Today, youngsters across Sheffield will learn how they have fared with their GCSEs. The decisions they make on the basis of these results will have a major impact on their lives.
There are many choices for young people. Do I get a job and start earning? Do I stay on at school, or enrol at the local FE College or sixth-form College? Do I try to get an apprenticeship?
But there also many conflicting pressures, more so probably than my generation faced when we left school. Parents are always keen to use the benefit of hindsight to try to persuade their children to make sensible, aspirational choices and local employment needs can also create tensions; the young adult who is convinced that he or she wants a career in film or media may not want to listen to the opportunities made available by local engineering companies.
A difficult time, then, for young people as they take their first step into adult life. In this context, one cannot underestimate the importance of high quality, independent information, advice and guidance.
For example, young people need guidance in relation to which institutions best suit their needs post 16. Which school or college will offer all the opportunities they are looking for? What is their track record? Most of our local sixth form schools present a wide range of choices and impressive performance records. Most have enjoyed significant investment in recent years. The future of these institutions is not dependent on planning consents for the conversion of a local warehouse, for instance, as is the case with the planned Chapeltown Academy.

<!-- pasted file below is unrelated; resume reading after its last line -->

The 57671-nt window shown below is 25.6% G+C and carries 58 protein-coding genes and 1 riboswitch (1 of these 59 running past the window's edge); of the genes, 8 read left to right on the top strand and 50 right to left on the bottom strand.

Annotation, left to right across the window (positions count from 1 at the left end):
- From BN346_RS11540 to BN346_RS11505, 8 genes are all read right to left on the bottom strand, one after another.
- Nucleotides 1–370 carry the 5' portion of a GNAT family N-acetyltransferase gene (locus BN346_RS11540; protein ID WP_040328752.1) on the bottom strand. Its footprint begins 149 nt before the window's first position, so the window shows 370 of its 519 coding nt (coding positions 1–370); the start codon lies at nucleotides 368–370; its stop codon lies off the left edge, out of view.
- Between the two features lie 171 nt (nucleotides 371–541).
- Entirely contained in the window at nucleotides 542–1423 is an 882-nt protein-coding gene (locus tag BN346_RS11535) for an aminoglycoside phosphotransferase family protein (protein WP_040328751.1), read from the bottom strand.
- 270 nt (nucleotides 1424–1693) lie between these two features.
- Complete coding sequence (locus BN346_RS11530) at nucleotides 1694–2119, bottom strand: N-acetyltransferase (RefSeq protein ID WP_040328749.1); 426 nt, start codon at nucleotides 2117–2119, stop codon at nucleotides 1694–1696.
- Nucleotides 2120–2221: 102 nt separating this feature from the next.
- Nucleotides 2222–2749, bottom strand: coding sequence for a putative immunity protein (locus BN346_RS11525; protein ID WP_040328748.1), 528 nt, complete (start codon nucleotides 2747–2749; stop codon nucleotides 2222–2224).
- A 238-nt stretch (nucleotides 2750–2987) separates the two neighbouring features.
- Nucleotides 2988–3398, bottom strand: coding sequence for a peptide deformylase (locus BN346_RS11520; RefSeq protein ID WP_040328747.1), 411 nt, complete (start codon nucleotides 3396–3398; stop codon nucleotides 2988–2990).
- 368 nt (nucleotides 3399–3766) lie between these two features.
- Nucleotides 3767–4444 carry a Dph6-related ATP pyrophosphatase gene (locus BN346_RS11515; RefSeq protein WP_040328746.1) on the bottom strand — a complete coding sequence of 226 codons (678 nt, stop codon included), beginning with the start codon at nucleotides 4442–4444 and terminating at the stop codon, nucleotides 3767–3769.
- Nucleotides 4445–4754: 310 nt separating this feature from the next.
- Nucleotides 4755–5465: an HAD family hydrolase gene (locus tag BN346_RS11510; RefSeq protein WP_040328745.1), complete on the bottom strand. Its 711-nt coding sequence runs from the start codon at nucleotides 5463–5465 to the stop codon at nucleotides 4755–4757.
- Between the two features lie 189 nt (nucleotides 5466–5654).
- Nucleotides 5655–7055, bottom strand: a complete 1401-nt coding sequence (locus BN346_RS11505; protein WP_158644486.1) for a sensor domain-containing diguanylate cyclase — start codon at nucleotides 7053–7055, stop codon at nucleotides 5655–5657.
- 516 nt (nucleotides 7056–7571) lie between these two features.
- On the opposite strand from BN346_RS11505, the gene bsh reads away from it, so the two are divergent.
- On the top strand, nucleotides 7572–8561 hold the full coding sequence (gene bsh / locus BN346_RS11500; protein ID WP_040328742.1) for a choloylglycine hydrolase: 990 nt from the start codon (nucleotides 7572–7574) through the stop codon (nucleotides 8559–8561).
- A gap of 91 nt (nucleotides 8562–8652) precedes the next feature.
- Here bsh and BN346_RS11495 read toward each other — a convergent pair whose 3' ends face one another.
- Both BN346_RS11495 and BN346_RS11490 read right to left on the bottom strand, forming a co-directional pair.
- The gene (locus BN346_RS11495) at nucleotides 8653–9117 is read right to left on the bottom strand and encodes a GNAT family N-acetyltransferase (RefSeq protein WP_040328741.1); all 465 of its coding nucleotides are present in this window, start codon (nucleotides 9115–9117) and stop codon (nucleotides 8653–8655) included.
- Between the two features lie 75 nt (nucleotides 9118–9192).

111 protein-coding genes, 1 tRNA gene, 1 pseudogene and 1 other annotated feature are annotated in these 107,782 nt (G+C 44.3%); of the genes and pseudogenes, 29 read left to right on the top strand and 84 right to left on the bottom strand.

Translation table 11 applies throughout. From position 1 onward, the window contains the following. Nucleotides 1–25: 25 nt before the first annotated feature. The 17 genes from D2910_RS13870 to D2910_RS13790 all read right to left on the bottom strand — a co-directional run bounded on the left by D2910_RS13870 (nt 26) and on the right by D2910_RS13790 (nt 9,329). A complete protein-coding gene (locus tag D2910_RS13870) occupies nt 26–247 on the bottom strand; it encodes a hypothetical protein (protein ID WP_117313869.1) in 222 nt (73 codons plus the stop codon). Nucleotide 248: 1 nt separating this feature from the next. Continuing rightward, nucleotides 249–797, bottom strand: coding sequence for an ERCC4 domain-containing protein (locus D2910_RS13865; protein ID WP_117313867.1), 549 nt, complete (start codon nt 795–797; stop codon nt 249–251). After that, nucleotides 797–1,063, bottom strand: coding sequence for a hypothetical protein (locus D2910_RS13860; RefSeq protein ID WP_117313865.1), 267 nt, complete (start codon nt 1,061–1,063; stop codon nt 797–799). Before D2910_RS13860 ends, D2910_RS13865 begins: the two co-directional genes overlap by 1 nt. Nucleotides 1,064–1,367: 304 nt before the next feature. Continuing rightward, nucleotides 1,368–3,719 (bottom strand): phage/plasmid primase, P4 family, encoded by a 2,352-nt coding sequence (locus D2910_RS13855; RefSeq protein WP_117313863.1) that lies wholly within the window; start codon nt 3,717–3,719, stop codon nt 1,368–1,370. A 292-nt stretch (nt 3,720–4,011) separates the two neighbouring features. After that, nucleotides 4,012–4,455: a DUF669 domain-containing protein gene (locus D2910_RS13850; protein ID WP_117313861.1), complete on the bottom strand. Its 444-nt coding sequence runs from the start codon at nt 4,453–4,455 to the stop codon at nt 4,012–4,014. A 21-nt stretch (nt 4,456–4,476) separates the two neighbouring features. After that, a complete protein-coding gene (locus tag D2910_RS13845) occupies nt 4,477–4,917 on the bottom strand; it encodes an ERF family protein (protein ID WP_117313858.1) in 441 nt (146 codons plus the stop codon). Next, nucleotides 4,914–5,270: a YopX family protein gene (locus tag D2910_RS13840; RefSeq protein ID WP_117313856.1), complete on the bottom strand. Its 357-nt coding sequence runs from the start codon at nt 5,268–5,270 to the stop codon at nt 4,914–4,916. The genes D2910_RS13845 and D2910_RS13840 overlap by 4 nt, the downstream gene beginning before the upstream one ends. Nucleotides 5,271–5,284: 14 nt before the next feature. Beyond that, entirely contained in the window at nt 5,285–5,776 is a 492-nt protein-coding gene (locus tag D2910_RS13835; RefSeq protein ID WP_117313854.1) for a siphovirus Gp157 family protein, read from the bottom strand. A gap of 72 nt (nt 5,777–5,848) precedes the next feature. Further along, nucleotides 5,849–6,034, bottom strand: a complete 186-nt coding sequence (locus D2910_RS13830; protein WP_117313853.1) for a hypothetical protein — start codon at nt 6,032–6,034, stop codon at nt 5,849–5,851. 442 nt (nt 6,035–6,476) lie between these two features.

Young people deserve the best. They deserve advice which enables them to see clearly what is best for them, which encourages them to evaluate the offers made by schools and colleges in the cold light of day. This is especially the case when a new institution, untried and untested, is added to the mix. And the need for this advice increases as the Government pursues its atomisation of state education.
Let’s hope that the Government will at some point reflect that good advice is not a bonus, but a necessity, and that its reckless experimentation with free schools makes this even more of an imperative.